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How our cultural institutions are leading the way on sustainability

21 Apr 2021

Our cultural institutions continue to be at the cutting edge of climate change education, engagement and action.

Manchester Museum

Our University’s Manchester Museum, Whitworth gallery, Jodrell Bank Discovery Centre and John Rylands Library engage with 1.3 million members of the public each year - helping people to understand and address the Sustainable Development Goals.

In partnership, our cultural institutions play a leading role supporting communities and the city’s recovery. The institutions work closely with educational organisations, schools, charities, community organisations and civil society to ensure our city is sustainable, healthy, and thriving.

Manchester Museum and the Whitworth are two of our University’s public-facing cultural institutions that support more sustainable communities by engaging with people of all ages across our city-region. Together with our researchers, their public engagement work has been instrumental in Manchester’s status as the UK’s first World Health Organization Age-Friendly city. The Whitworth’s exhibition ‘Danger! Men at Work’ was co-curated with older male residents in a local care home.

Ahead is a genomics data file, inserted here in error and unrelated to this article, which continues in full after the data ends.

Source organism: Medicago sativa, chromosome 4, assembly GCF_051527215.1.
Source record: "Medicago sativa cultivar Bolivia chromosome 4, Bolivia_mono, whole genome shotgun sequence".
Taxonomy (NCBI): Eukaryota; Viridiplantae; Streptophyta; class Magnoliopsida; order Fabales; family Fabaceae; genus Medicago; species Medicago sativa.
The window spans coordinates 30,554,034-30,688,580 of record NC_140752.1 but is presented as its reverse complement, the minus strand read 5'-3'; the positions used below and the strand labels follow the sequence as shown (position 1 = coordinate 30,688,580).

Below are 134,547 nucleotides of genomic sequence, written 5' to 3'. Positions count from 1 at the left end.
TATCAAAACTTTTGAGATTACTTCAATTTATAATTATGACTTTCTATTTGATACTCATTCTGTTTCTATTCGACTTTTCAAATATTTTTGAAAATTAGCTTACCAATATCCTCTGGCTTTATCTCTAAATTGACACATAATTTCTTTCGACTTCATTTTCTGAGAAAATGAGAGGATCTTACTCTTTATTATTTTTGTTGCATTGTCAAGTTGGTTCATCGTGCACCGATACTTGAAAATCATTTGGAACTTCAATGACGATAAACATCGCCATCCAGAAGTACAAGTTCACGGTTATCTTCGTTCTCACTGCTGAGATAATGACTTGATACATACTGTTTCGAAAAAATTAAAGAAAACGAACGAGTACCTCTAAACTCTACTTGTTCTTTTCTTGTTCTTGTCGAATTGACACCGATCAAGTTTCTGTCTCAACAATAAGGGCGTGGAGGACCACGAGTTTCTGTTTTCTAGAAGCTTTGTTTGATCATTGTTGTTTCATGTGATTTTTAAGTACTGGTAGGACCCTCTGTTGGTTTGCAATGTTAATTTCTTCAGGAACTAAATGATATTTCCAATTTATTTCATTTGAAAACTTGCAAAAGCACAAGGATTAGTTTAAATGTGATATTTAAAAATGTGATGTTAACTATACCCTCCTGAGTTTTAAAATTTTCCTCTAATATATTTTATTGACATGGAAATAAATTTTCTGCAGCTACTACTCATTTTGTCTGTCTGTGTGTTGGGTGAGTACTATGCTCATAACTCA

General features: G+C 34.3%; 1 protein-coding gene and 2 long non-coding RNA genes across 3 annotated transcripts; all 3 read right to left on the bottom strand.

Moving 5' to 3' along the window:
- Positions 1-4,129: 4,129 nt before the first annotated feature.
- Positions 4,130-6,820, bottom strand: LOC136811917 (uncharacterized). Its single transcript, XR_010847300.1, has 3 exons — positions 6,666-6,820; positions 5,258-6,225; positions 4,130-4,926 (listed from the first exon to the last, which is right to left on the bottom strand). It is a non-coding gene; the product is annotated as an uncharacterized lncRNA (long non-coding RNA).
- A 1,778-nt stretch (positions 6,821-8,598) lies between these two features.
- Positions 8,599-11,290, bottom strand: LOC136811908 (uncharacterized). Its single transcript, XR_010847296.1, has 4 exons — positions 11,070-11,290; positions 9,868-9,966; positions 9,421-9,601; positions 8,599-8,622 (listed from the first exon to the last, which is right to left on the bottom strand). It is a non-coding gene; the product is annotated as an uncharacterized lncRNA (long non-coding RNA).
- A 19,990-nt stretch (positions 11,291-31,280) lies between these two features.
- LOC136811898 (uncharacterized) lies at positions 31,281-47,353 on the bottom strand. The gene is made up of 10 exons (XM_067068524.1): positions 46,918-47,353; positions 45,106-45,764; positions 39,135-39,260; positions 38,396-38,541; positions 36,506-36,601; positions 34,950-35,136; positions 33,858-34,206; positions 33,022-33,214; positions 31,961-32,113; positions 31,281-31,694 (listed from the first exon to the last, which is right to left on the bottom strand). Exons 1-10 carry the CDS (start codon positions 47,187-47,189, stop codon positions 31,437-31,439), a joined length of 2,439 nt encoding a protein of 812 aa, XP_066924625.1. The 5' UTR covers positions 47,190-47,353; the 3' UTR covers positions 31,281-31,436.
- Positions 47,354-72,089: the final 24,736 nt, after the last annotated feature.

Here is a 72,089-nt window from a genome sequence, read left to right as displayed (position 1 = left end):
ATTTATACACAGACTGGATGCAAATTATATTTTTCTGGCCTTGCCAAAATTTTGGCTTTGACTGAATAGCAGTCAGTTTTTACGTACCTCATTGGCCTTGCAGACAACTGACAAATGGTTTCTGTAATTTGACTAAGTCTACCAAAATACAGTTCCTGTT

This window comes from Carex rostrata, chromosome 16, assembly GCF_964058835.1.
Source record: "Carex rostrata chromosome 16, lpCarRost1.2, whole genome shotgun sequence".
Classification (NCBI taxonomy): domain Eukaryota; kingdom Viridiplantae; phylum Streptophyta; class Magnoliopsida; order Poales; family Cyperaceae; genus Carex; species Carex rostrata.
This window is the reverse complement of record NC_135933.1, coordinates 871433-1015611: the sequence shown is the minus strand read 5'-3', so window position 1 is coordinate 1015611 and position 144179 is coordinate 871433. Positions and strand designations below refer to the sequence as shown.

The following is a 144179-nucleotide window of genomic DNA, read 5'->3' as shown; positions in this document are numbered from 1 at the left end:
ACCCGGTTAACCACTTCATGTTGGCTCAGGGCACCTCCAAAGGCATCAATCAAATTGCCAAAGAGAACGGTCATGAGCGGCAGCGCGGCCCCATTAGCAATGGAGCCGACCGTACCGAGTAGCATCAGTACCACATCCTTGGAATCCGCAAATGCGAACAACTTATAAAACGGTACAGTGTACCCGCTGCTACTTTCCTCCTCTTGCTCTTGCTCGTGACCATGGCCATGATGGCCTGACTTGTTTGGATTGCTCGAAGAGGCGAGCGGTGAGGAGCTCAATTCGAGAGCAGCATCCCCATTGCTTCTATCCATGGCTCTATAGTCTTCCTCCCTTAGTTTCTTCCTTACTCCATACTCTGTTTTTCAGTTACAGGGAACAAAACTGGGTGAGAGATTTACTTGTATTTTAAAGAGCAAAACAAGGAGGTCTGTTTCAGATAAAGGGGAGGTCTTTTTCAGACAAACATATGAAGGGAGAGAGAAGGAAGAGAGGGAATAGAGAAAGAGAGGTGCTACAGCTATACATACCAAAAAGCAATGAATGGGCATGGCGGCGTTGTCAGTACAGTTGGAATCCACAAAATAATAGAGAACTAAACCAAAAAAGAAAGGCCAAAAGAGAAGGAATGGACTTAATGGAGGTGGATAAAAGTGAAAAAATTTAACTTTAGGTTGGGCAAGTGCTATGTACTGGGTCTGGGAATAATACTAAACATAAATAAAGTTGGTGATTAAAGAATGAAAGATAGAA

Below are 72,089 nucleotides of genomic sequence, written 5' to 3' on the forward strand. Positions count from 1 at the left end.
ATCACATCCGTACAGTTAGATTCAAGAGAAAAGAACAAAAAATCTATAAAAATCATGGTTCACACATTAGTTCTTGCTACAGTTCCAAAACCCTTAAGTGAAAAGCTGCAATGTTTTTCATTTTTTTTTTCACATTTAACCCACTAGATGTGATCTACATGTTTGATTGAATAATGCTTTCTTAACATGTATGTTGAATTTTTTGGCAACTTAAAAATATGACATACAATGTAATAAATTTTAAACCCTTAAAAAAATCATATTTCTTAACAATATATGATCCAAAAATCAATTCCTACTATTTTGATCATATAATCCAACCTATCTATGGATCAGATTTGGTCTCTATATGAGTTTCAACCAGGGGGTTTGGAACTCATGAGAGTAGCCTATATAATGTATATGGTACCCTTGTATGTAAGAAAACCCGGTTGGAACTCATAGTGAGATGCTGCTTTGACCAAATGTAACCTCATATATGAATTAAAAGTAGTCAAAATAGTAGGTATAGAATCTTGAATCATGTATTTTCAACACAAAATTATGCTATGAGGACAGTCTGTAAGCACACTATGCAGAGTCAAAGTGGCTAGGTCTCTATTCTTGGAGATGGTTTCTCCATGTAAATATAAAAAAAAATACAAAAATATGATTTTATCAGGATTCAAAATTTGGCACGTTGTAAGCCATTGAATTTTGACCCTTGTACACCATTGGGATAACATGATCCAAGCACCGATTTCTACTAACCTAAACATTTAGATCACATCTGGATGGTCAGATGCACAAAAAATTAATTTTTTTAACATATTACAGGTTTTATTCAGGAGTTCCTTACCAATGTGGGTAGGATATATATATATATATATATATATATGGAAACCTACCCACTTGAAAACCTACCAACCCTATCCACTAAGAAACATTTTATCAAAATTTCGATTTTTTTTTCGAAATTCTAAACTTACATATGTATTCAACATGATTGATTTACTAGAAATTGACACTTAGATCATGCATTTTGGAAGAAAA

Manchester Museum will establish the world’s first Centre for Age Friendly Culture, in partnership with the greater Manchester Ageing Hub, dedicated to developing more opportunities for older people’s cultural participation, leadership and global partnerships. It will act as a beacon for the role of arts and culture in ageing well.

At the other end of the age-spectrum, our Whitworth gallery has organised a child-led exhibition ‘We are 11’ and puts on regular ‘Art Baby’ sessions for new-borns and their parents and grandparents.

Our University is committed to playing our full part in Manchester’s ambitious 2038 zero carbon target, and Manchester Museum was the world’s first carbon-literate museum, holding a Gold Award with the Carbon Literacy Trust.

Esme Ward, Director of Manchester Museum said: "As the world’s first Carbon Literate Museum, Manchester Museum is urgently transforming how we work locally, nationally and globally to build more sustainable futures, inspire post-pandemic recovery, and tell new narratives of hope and belonging.

"The Sustainable Development Goals frame the museum’s work and vision to build understanding between cultures and a sustainable world. Their blueprint inspires us all to create and embed a new ethics of care – for our collections, but also for people, environments, ideas and relationships – and ensures that, in caring for the past, we also stake a claim on what matters most in the future."